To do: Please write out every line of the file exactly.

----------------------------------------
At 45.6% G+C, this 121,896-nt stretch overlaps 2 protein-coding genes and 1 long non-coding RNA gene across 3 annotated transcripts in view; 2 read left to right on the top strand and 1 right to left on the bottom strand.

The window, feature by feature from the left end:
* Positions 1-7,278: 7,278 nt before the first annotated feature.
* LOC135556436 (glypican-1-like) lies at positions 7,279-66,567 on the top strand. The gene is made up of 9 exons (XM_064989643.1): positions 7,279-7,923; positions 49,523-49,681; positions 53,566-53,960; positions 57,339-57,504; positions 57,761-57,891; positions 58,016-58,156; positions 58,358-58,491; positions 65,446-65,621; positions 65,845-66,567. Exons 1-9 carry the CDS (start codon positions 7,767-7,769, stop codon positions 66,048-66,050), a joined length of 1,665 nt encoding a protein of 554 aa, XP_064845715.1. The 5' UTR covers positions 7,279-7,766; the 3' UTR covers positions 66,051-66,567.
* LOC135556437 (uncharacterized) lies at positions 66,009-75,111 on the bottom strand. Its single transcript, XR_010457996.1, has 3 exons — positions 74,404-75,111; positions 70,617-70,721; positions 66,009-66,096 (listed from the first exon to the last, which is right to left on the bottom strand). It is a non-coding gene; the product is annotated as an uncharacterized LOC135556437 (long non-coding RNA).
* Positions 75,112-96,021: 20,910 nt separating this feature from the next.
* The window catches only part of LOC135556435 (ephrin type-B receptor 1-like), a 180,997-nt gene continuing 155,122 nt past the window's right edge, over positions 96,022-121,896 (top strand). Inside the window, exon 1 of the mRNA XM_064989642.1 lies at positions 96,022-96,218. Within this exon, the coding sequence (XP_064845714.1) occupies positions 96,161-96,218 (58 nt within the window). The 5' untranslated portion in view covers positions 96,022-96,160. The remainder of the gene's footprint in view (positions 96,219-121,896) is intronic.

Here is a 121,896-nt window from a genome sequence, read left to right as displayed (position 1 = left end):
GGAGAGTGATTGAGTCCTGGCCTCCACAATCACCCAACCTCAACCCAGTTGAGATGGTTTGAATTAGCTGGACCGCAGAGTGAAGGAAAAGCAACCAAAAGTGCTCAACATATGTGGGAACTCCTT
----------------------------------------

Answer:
At 45.6% G+C, this 121,896-nt stretch overlaps 2 protein-coding genes and 1 long non-coding RNA gene across 3 annotated transcripts in view; 2 read left to right on the top strand and 1 right to left on the bottom strand.

The window, feature by feature from the left end:
* Positions 1-7,278: 7,278 nt before the first annotated feature.
* LOC135556436 (glypican-1-like) lies at positions 7,279-66,567 on the top strand. The gene is made up of 9 exons (XM_064989643.1): positions 7,279-7,923; positions 49,523-49,681; positions 53,566-53,960; positions 57,339-57,504; positions 57,761-57,891; positions 58,016-58,156; positions 58,358-58,491; positions 65,446-65,621; positions 65,845-66,567. Exons 1-9 carry the CDS (start codon positions 7,767-7,769, stop codon positions 66,048-66,050), a joined length of 1,665 nt encoding a protein of 554 aa, XP_064845715.1. The 5' UTR covers positions 7,279-7,766; the 3' UTR covers positions 66,051-66,567.
* LOC135556437 (uncharacterized) lies at positions 66,009-75,111 on the bottom strand. Its single transcript, XR_010457996.1, has 3 exons — positions 74,404-75,111; positions 70,617-70,721; positions 66,009-66,096 (listed from the first exon to the last, which is right to left on the bottom strand). It is a non-coding gene; the product is annotated as an uncharacterized LOC135556437 (long non-coding RNA).
* Positions 75,112-96,021: 20,910 nt separating this feature from the next.
* The window catches only part of LOC135556435 (ephrin type-B receptor 1-like), a 180,997-nt gene continuing 155,122 nt past the window's right edge, over positions 96,022-121,896 (top strand). Inside the window, exon 1 of the mRNA XM_064989642.1 lies at positions 96,022-96,218. Within this exon, the coding sequence (XP_064845714.1) occupies positions 96,161-96,218 (58 nt within the window). The 5' untranslated portion in view covers positions 96,022-96,160. The remainder of the gene's footprint in view (positions 96,219-121,896) is intronic.

Here is a 121,896-nt window from a genome sequence, read left to right as displayed (position 1 = left end):
GGAGAGTGATTGAGTCCTGGCCTCCACAATCACCCAACCTCAACCCAGTTGAGATGGTTTGAATTAGCTGGACCGCAGAGTGAAGGAAAAGCAACCAAAAGTGCTCAACATATGTGGGAACTCCTT